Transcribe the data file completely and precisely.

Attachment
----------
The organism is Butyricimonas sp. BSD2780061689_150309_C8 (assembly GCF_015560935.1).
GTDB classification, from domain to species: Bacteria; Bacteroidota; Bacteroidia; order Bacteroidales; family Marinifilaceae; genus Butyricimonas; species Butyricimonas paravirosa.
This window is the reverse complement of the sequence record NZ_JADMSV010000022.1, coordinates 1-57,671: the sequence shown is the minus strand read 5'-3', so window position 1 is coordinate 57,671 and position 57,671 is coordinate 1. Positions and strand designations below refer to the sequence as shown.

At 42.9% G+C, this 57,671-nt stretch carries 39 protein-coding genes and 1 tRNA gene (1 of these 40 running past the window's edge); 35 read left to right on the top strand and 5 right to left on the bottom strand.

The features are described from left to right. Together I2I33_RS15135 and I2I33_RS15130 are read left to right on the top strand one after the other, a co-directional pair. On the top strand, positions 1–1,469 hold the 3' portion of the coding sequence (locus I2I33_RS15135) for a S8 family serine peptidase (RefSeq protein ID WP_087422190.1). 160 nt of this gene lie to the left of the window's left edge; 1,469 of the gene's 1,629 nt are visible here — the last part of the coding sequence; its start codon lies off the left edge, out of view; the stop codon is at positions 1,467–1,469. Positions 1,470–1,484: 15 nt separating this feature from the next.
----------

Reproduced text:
The organism is Butyricimonas sp. BSD2780061689_150309_C8 (assembly GCF_015560935.1).
GTDB classification, from domain to species: Bacteria; Bacteroidota; Bacteroidia; order Bacteroidales; family Marinifilaceae; genus Butyricimonas; species Butyricimonas paravirosa.
This window is the reverse complement of the sequence record NZ_JADMSV010000022.1, coordinates 1-57,671: the sequence shown is the minus strand read 5'-3', so window position 1 is coordinate 57,671 and position 57,671 is coordinate 1. Positions and strand designations below refer to the sequence as shown.

At 42.9% G+C, this 57,671-nt stretch carries 39 protein-coding genes and 1 tRNA gene (1 of these 40 running past the window's edge); 35 read left to right on the top strand and 5 right to left on the bottom strand.

The features are described from left to right. Together I2I33_RS15135 and I2I33_RS15130 are read left to right on the top strand one after the other, a co-directional pair. On the top strand, positions 1–1,469 hold the 3' portion of the coding sequence (locus I2I33_RS15135) for a S8 family serine peptidase (RefSeq protein ID WP_087422190.1). 160 nt of this gene lie to the left of the window's left edge; 1,469 of the gene's 1,629 nt are visible here — the last part of the coding sequence; its start codon lies off the left edge, out of view; the stop codon is at positions 1,467–1,469. Positions 1,470–1,484: 15 nt separating this feature from the next.